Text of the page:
In the spirit of honoring Coast Guard mothers, we have gathered a few Coast Guard members who had a few things to say about their own mothers. Happy Mother’s Day!
Chief Petty Officer David Chenlo
Coast Guard District 11 Admin Chief (photo above)
I am very lucky to have an amazing mom! I spent the first 10 years of my life in a poor country (Cuba) where the challenges were many. We didn’t have normal luxuries like we enjoy here, no functioning toilet, no shower, no toilet paper, no automobile, etc. However, my mother ensured we were always fed, clean, and ready for school. Many times, she had to give up her meal to ensure we ate. She taught us to work hard, better ourselves, and be positive towards life. No matter how hard things got, she was still positive and had a “can do” attitude towards everything she did.
Upon arriving in the U.S., my mother worked twice as hard and ensured we were ready to make ourselves successful in this new country. She had the challenge of learning a new language, at age 38, which as kids, my sister and I were able to learn quickly. However, she still advanced in her company and made herself a valuable employee. As a leader and Coast Guard member, I use these values to appreciate every opportunity the Coast Guard gives me, and I use her positive attitude as a leader to ensure my team is always performing at their best and feel appreciated for the work they do.
Petty Officer 3rd Class Bethany Scott
Aids to Navigation Team Kodiak, Alaska
My mom was one of my biggest supporters in life, one of my number one fans. She helped me become who I am today. I’ll always remember the good times we’ve had in life. In boot camp I remember looking for her cards. I would get a card each day that helped me get through those eight weeks. On my graduation day I remember marching and seeing her from a distance in a bright pink trench coat, I wanted to run to her give her a hug, cry and tell her I missed her so much! After graduating boot camp and starting my Coast Guard career, phone calls and Skype dates with my parents were what I looked forward to after my long days.
Everybody has their “go-to” person; my mom was my go-to person. She didn’t just talk on the phone with me but any time I felt homesick she would send a care package with everything that reminded me of home. Whenever I went home on leave, the fridge was always packed with my favorite foods. I shared my dreams and goals with her and vice versa. I had a plan that I was going to take my mom to the Philippines (that is where she was from), I was going to take her shopping, out to dinner and to see the Seattle Seahawks.
It’s been almost a year now since she passed away. Usually on Mother’s Day I would send her flowers, a gift and a card. She would then post it on Facebook where she would express how delighted she was. I loved seeing her post how happy she was. It’s the little things in life that I enjoy most and that was one of my favorite moments. My mom was everything to me and my sisters.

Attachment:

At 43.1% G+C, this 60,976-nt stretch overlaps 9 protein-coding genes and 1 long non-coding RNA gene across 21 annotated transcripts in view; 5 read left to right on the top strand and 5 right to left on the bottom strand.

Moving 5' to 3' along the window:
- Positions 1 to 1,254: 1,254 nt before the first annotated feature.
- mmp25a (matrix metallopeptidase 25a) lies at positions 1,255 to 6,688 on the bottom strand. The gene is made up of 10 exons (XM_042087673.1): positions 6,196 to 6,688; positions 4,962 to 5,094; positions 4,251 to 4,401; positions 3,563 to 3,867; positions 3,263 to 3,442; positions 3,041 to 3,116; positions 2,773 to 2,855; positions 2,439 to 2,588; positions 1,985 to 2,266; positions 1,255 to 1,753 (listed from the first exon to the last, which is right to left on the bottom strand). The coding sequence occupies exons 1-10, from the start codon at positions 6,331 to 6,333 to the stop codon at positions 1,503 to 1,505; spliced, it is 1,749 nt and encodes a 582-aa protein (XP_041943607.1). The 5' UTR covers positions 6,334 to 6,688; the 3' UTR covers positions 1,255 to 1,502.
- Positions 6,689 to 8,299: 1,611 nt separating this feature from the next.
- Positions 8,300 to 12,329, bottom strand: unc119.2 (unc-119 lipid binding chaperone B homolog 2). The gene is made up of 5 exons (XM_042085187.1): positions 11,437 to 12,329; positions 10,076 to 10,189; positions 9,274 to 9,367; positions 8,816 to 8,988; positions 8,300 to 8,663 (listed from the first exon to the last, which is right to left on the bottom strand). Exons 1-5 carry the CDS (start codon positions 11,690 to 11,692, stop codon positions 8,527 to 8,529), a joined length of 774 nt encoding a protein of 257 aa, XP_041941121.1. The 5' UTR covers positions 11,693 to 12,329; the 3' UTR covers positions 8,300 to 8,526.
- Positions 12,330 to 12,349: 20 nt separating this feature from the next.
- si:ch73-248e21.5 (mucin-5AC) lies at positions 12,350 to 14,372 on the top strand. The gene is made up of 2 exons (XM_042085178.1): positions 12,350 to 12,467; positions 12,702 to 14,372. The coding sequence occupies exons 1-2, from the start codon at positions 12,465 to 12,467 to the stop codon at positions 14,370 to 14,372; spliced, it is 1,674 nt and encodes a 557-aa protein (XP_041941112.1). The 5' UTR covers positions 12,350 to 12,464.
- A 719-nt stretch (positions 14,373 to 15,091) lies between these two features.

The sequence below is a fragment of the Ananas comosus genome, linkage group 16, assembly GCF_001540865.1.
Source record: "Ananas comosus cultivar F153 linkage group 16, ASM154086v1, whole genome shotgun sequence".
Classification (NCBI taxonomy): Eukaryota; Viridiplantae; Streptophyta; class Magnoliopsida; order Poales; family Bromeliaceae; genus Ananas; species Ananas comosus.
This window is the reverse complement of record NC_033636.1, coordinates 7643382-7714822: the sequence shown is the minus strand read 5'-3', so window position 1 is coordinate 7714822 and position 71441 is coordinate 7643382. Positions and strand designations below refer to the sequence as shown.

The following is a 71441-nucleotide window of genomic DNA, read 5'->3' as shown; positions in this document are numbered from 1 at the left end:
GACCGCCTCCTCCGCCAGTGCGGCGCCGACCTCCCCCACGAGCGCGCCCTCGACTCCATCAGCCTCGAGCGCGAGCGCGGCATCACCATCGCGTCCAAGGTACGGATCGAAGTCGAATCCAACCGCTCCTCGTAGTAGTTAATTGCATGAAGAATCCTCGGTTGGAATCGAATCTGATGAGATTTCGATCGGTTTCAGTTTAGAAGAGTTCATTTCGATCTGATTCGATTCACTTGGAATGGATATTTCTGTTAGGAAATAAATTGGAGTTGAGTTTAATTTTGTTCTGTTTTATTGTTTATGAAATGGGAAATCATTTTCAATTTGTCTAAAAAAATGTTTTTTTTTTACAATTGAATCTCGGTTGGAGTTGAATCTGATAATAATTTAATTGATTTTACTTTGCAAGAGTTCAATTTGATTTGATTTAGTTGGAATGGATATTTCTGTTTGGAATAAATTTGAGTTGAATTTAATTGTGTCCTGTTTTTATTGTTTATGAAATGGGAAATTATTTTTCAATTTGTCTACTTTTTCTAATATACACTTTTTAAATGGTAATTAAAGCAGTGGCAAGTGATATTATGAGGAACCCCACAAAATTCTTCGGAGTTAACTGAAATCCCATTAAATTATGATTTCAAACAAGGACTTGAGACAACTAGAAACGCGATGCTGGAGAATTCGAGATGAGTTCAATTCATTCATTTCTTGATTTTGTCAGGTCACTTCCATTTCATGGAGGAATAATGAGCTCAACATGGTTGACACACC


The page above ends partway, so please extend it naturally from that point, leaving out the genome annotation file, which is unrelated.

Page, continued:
Petty Officer 2nd Class Ali Flockerzi
Coast Guard District 13 Public Affairs
A few paragraphs could not contain the awesomeness that is my mother and words are simple marks that fail to explain what she truly means to me. She is my mother and my father, proudly carrying both roles in my life. She is caring, patient, humorous, beautiful, honest, blunt and admirable. Mostly she’s a cook whose amazing meals I cannot begin to duplicate for the life of me. She’s been everything to me, and together, we’ve been through hell and back. While I fell apart, she held our small family together with incredible strength and resilience.
As a single parent, my mother gave all of her love, money, time and more to my sister and me. She taught us a lot of life lessons, which we often learned the difficult way because, as teenage daughters, we were a pretty stubborn pair. We cried and laughed together and poor mom tended to be at the brunt of our never-ending jokes. But this never kept her from seeing the bright side of things or happily entertaining her daughters’ mildly cruel humor.
Until joining the military and truly striking out on my own, I did not understand what it meant to miss my mother. If somebody had told younger Ali that I would adore my mother beyond words, I would have scoffed or rolled my eyes at the mere thought. Of course I loved my mom, but only time and life lessons could ever develop my adolescent love and dependence into the full-blown adoration and understanding I have for her today. Even now, I start to tear up as I think about all that she’s done for me and what she really means to me; her waterworks being something I always snickered at her for doing. Sigh . . . Like mother, like daughter.
This article appears courtesy of Coast Guard News and may be found in its original form here.
The opinions expressed herein are the author's and not necessarily those of The Maritime Executive.